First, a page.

Are Your Kid's Exams Causing You Stress?
When it comes to exams, or indeed any academic work, parents feel that they should be encouraging their teen to try hard and do well. The problem is that in trying to achieve this, many parents end up causing stress either for themselves, their teen or both.
So what causes this stress? Basically, it boils down to one key belief; a belief held by many parents and one that is reinforced by most schools.
Consequently parents spend much of their time trying to get their teens to word hard. The sad fact is that there are some students who could work hard for the rest of their life and still achieve only mediocre results. And then there are other students who appear to put in very little effort and still do well.
This belief leads parents to think one of two things, either their teen is working hard enough or they're not. Either way, unhelpful stress can still be a problem.
If your teen is working hard enough
Usually the person who gets over-stressed in this situation is the teen. The parent's role here is to help their teen manage the stress. Beware of 'going over the top' in encouraging your teen; let them know that even if they don't achieve exactly what they want it's not the end of the world.
Remind them that there is usually more than one way to get to where they want to go and that you'll be there to support them on whichever path they take. Of course you can only do that if you believe it yourself.
If you are very fixed in your own beliefs about what's possible and what's not, then you're going to feel the stress as well. The danger here is that your stress will add to that of your teen's. To avoid getting in this situation, explore what other options are available in the eventuality that things do not turn out in the way you want.
If your teen is not working hard enough
In this situation the person feeling the stress is you, the parent. Most parents will try one or more of the following methods.
This form of motivation is unlikely to work, as it is often too general. Teens have heard all of these messages before so why should they act differently this time?
Use motivation by tying it in to something specific, something concrete that they can understand and feels real. Find something that they are interested in and see if you can link it to what they need to do. Sometimes you can then use the concept of needing to do something you don't want now so that you can achieve this specific thing that you do want later.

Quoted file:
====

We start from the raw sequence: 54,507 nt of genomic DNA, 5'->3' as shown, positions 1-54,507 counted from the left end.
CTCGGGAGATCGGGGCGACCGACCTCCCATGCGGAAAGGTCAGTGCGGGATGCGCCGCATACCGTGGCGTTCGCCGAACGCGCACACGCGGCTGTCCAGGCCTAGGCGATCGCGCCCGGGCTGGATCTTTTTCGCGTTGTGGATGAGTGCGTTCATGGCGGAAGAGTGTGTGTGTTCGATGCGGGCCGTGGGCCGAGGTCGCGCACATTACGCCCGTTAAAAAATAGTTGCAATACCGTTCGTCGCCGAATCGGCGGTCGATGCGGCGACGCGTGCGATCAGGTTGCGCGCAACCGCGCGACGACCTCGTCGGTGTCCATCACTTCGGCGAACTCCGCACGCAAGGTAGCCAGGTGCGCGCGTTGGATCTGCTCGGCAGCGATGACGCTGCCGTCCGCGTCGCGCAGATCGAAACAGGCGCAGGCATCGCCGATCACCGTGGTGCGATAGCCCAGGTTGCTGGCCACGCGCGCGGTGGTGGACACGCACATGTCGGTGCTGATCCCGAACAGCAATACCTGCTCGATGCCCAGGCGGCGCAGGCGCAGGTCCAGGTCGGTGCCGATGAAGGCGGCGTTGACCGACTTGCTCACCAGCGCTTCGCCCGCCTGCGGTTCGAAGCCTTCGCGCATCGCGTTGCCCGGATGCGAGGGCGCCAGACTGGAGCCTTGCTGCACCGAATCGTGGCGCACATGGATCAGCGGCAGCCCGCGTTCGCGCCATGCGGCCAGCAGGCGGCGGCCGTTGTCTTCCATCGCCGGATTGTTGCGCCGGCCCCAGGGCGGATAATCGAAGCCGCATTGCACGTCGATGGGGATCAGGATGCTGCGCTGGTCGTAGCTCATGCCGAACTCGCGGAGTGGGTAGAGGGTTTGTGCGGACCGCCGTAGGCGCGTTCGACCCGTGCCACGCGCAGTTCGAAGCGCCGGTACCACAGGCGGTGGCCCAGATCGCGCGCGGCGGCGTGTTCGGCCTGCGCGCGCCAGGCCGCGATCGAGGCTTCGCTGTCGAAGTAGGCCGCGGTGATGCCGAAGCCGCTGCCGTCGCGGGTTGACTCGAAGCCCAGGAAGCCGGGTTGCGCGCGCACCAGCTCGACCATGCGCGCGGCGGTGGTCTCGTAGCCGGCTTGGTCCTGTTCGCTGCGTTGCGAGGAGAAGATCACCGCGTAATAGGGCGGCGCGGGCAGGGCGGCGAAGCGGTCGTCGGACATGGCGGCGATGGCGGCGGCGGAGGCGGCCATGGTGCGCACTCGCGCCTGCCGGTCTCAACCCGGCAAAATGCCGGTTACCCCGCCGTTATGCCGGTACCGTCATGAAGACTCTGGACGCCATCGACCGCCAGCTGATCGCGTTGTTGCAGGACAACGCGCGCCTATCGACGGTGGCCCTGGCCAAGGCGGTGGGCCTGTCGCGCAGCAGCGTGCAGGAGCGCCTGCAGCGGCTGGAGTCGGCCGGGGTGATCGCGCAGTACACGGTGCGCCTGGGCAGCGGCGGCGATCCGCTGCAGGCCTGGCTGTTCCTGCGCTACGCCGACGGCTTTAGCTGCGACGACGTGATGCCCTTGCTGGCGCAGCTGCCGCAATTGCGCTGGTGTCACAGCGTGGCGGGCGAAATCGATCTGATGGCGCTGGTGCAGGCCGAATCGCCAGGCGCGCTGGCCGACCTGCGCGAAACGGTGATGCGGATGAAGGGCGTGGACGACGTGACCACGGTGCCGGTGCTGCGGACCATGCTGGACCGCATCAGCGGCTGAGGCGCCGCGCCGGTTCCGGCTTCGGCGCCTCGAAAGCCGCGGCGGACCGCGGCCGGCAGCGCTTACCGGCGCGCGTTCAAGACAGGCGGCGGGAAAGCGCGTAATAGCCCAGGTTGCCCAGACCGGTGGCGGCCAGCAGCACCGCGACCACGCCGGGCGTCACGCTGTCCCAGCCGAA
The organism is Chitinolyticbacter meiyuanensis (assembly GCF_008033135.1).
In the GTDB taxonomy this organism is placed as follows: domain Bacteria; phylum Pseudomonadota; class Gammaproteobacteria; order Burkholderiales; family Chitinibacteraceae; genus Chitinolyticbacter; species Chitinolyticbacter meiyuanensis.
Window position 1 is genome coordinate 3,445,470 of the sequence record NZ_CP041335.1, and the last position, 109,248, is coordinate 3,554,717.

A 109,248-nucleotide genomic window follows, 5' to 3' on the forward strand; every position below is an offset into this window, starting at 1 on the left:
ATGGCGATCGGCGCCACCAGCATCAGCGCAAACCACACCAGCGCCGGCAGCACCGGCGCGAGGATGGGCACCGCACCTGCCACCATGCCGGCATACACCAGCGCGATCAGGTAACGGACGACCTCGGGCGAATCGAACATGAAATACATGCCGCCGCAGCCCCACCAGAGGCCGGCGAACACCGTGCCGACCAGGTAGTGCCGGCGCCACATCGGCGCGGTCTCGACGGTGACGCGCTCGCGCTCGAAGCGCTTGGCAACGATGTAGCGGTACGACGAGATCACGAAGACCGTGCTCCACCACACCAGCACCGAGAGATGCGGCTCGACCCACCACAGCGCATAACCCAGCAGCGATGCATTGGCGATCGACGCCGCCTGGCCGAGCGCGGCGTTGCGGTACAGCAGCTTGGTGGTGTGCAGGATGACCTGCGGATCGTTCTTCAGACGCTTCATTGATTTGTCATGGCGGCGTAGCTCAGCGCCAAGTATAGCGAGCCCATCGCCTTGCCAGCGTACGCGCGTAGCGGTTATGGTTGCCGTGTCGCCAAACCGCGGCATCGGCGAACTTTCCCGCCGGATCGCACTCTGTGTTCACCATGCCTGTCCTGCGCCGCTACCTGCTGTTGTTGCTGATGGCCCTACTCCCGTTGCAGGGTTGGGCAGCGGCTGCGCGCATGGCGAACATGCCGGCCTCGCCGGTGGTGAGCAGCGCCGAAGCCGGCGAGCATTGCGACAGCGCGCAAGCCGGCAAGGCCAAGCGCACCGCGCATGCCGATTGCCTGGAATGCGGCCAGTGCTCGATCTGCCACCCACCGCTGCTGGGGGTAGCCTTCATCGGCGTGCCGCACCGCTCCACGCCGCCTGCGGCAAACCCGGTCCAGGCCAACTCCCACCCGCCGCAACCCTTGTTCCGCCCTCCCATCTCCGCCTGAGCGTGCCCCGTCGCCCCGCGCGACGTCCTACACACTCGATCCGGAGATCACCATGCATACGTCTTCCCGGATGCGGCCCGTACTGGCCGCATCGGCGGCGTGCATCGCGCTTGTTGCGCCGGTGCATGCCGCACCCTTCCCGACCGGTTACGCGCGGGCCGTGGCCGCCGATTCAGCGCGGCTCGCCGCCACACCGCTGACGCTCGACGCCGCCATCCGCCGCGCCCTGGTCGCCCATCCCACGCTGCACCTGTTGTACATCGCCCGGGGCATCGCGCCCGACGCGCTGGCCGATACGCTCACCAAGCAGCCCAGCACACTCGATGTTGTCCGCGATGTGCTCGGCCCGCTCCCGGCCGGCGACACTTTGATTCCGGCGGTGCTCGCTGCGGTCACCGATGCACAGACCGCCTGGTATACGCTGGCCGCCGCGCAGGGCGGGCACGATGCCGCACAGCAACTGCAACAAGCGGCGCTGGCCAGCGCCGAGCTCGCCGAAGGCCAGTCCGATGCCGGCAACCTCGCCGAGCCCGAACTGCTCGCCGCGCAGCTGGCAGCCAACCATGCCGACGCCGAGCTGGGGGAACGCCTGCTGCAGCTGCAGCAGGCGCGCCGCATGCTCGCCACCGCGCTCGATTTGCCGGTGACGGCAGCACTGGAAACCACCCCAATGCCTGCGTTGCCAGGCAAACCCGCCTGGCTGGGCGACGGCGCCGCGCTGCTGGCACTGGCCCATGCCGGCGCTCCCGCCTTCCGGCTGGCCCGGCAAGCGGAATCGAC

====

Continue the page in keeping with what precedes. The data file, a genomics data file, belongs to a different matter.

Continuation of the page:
Unfortunately using a reward system in this way is often doomed to failure. The outcome is just too far away in time to be an effective motivator; teens need a more immediate way in which to receive a reward.
Consequently it's much better to reward them for the working hard part, rather than just the outcome. Set up a system that rewards them for the amount of time they spend studying. Ensure you agree on how the system works or your teen will just refuse to take part.
Ensure also that you have a way of checking that they are in fact studying and not just pretending. Let them know that this is part of the agreement and then spend time asking them about what they've studied. You don't need to do this every time, just enough for them to realise that you will check.
Unfortunately this process rarely achieves anything positive, as the old saying goes 'you can force a horse to water but you can't make it drink'. Similarly you can force your teen to sit with their books but you can't force them to take in the knowledge.
The main result of this process is a deteriation in the parent teen relationship and negative feelings in all concerned.
A form of control can be used successfully, one whereby you and your teen form an agreement about how they are going to study. This can be set up similar to the reward system above, but in this case you would also set up consequences if your teen fails to keep to the agreement.
Great care needs taking in using any of these methods. Understanding what's really stopping your teen from working is key to the success or failure or your attempts.
If at the heart of the problem your teen rejects the whole academic system then there is little that you can do to get your teen studying. And that means using a whole new approach entirely.
About the Author
Carol Shepley has been involved with teenagers for over 10 years and, as the parent of a teen herself, fully understands the pressures placed on parents and teens today. She now shares this knowledge and experience through her website www.GrowingUpMatters.com so that parents can help their teens become resilient, resourceful and responsible adults.